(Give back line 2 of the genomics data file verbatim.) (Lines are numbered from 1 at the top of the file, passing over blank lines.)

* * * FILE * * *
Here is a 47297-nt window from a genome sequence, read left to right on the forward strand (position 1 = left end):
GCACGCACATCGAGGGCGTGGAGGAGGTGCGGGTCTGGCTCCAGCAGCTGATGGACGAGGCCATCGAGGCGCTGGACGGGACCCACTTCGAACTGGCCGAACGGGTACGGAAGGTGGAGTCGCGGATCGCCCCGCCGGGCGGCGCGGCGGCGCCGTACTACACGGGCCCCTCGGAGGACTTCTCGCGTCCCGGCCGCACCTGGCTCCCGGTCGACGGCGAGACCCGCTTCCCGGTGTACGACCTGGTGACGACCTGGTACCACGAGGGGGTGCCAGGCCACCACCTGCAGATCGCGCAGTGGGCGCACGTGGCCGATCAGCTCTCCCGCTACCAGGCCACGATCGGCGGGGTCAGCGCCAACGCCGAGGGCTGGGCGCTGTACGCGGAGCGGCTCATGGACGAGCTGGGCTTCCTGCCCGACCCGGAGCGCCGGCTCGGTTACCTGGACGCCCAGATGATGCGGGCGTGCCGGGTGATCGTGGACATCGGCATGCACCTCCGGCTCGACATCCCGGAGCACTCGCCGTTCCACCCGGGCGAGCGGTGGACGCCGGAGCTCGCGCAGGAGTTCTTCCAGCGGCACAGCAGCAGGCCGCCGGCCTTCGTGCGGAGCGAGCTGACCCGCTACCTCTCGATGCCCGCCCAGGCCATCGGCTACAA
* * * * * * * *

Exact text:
GCACGCACATCGAGGGCGTGGAGGAGGTGCGGGTCTGGCTCCAGCAGCTGATGGACGAGGCCATCGAGGCGCTGGACGGGACCCACTTCGAACTGGCCGAACGGGTACGGAAGGTGGAGTCGCGGATCGCCCCGCCGGGCGGCGCGGCGGCGCCGTACTACACGGGCCCCTCGGAGGACTTCTCGCGTCCCGGCCGCACCTGGCTCCCGGTCGACGGCGAGACCCGCTTCCCGGTGTACGACCTGGTGACGACCTGGTACCACGAGGGGGTGCCAGGCCACCACCTGCAGATCGCGCAGTGGGCGCACGTGGCCGATCAGCTCTCCCGCTACCAGGCCACGATCGGCGGGGTCAGCGCCAACGCCGAGGGCTGGGCGCTGTACGCGGAGCGGCTCATGGACGAGCTGGGCTTCCTGCCCGACCCGGAGCGCCGGCTCGGTTACCTGGACGCCCAGATGATGCGGGCGTGCCGGGTGATCGTGGACATCGGCATGCACCTCCGGCTCGACATCCCGGAGCACTCGCCGTTCCACCCGGGCGAGCGGTGGACGCCGGAGCTCGCGCAGGAGTTCTTCCAGCGGCACAGCAGCAGGCCGCCGGCCTTCGTGCGGAGCGAGCTGACCCGCTACCTCTCGATGCCCGCCCAGGCCATCGGCTACAA